"Running the Bases" Review: Whatever Life Throws At You by Julie Cross

November 11, 2014 / 2 Comments / Review, Uncategorized

My rating:

Whatever Life Throws at You
Author: Julie Cross (website | twitter)

Publisher: Entangled Teen
Genre: Mature YA/New Adult
Source/Format: eBook purchased on Amazon (only $2.99 right now!)
Publication date: October 7th 2014
My rating: 3.5 out of 5 stars
Buy It: Amazon.ca | Chapters/Indigo | Indiebound | iTunes | B&N | Amazon.com

Life loves a good curveball…

Seventeen-year-old Annie Lucas’s life is completely upended the moment her dad returns to the major leagues as the new pitching coach for the Kansas City Royals. Now she’s living in Missouri (too cold), attending an all-girls school (no boys), and navigating the strange world of professional sports. But Annie has dreams of her own—most of which involve placing first at every track meet…and one starring the Royals’ super-hot rookie pitcher.

But nineteen-year-old Jason Brody is completely, utterly, and totally off-limits. Besides, her dad would kill them both several times over. Not to mention Brody has something of a past, and his fan club is filled with C-cupped models, not smart-mouthed high school “brats” who can run the pants off every player on the team. Annie has enough on her plate without taking their friendship to the next level. The last thing she should be doing is falling in love.

But baseball isn’t just a game. It’s life. And sometimes, it can break your heart…




Whatever Life Throws At You is a fast romance involving baseball and family
. Annie is a seventeen year old runner with a Dad who could have been a baseball legend. Unfortunately her dad needed to have his leg amputated only one game into his major league career. When an old family friend and the Kansas City Royals team manager comes to coax Annie’s dad to be his new pitching coach, they jump at the chance. And their chances are riding pretty hard on hotshot nineteen year old pitcher Jason Brody, who could make or break their move and Annie’s dad’s career.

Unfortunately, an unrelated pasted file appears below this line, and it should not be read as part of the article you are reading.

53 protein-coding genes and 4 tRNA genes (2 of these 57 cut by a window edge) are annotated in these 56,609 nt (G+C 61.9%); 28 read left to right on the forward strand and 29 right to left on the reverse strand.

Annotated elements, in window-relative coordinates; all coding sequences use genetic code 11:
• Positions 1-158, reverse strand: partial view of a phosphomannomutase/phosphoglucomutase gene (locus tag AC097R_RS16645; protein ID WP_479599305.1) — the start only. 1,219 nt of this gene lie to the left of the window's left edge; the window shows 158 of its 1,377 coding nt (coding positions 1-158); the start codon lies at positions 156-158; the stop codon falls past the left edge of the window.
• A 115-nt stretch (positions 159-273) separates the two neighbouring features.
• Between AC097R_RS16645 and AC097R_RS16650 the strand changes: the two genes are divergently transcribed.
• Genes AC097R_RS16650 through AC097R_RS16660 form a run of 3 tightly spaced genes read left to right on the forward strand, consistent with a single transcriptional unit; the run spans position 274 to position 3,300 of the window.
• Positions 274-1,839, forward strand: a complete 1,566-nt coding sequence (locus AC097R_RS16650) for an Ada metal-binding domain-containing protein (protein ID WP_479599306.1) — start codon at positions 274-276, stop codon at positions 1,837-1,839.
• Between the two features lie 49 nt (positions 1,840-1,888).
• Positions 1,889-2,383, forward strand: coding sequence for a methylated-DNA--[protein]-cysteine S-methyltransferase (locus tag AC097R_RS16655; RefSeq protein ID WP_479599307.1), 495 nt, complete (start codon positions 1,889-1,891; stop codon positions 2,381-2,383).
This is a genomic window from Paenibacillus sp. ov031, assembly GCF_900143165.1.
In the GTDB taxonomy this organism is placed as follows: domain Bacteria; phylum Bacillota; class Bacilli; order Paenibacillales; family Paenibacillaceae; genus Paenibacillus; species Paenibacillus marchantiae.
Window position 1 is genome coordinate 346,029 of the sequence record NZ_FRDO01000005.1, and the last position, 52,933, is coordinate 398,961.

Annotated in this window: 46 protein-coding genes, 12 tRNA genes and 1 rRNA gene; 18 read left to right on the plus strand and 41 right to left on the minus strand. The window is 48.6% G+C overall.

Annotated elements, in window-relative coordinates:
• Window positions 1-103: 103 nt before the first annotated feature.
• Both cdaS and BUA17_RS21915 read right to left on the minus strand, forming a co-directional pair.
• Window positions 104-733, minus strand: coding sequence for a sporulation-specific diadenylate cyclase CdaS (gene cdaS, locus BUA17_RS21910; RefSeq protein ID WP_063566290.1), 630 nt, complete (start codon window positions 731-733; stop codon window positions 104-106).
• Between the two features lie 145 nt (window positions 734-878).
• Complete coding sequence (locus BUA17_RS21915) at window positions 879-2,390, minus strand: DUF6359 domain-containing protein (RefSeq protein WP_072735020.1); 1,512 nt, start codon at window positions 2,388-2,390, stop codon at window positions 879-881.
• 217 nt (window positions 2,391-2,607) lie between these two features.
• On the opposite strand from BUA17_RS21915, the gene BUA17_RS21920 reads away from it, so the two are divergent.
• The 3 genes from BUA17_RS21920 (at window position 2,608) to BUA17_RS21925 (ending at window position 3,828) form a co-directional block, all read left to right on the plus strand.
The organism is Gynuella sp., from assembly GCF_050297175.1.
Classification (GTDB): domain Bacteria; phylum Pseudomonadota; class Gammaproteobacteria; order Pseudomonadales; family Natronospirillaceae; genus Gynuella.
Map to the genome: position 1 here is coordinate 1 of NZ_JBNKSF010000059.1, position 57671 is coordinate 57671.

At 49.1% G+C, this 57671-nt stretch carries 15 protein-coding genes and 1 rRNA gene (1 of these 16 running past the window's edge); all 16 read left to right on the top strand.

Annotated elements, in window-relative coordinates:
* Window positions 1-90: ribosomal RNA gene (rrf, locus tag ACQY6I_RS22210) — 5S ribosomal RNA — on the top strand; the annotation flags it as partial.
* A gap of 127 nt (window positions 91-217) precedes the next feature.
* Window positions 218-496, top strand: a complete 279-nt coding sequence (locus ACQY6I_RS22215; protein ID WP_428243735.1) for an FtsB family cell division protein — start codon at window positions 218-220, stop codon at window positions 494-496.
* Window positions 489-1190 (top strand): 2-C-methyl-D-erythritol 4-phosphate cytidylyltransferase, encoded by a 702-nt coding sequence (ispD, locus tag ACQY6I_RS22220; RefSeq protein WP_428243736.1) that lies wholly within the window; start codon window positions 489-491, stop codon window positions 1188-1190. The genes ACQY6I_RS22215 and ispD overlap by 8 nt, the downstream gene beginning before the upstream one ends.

There was something very addictive about this book – maybe it’s the fact that I really like sports related fiction, or maybe it was just the way author Julie Cross balanced all of the people in Annie’s life. From her Alzheimer’s ridden grandmother, to the Royals PR manager, to Annie’s new teammates and friends in Missouri, I felt like the movement between characters and parts of Annie’s life were really authentic and believable, and it made the reading experience really smooth.

I also really liked the romance between Annie and Brody. There’s a ton of angst and a lot of tears that sort of throw it into that new adult category, but for me, what saves it from being too much are the funny scenes. Annie and Brody’s relationship was built on banter, friendship and communication. While they both have a lot of baggage that they unpack throughout the novel, the fun, funny and sexy still keep it light enough to be a fast read. These are characters who aren’t afraid to talk about their sexual (and not sexual) quips and quirks, and that made the relationship feel so believable for me.

In fact, that’s what this book does best – it explores communication and how it manipulates and changes our relationships. There’s a ton of pressure on Annie, her dad, and Jason Brody to have the right image and brand in order to keep their jobs/lives, and there’s a lot of discussion of the contrast between being “just a kid” and a “mature adult”. This is especially apparent in Annie and Brody, who are only two years apart in age, but sometimes feel light-years apart because of the nature of their lives. I liked the unusual focus on how to bridge that gap, and how much Annie’s – and the rest of the world’s – perception of Jason Brody differed from the reality of his life.

That said, as someone who works in PR, I did feel like some of the public image stuff, especially with the owner of the team, seemed like manufactured conflicts to keep the two of them apart and hammer home the difference between high school kids and people in the real world. There was one moment, when Annie and some of the players’ kids get caught underage at a club, that became a PR crisis that felt way overblown, and not entirely authentic.

For the most part, though, the family issues and the scenes where Annie is running (she’s a track star at her school), or where Brody is pitching are really believable and kept me on the edge of my seat. This is a romance that definitely feels earned.

The Final Word:

Whatever Life Throws At You isn’t going to knock your Sox off (see what I did there?), but it was a good fluffy read for anyone who’s ever fantasizes about dating an older guy in the spotlight. Very fun, very sexy, and great to get you out of a book hangover!

Are you interested in reading WHATEVER LIFE THROWS AT YOU? Do you like sports-related YA novels? Are you into new adult books or mature YA? What do you think about books that really look at communication between couples? Hit the comments and let me know your thoughts!

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2 responses to “"Running the Bases" Review: Whatever Life Throws At You by Julie Cross

  1. Ooh I've really been wanting to read this one! Angsty and addictive?? Yesss, I must read this!! Aww this romance sounds adorable. Lovely review!

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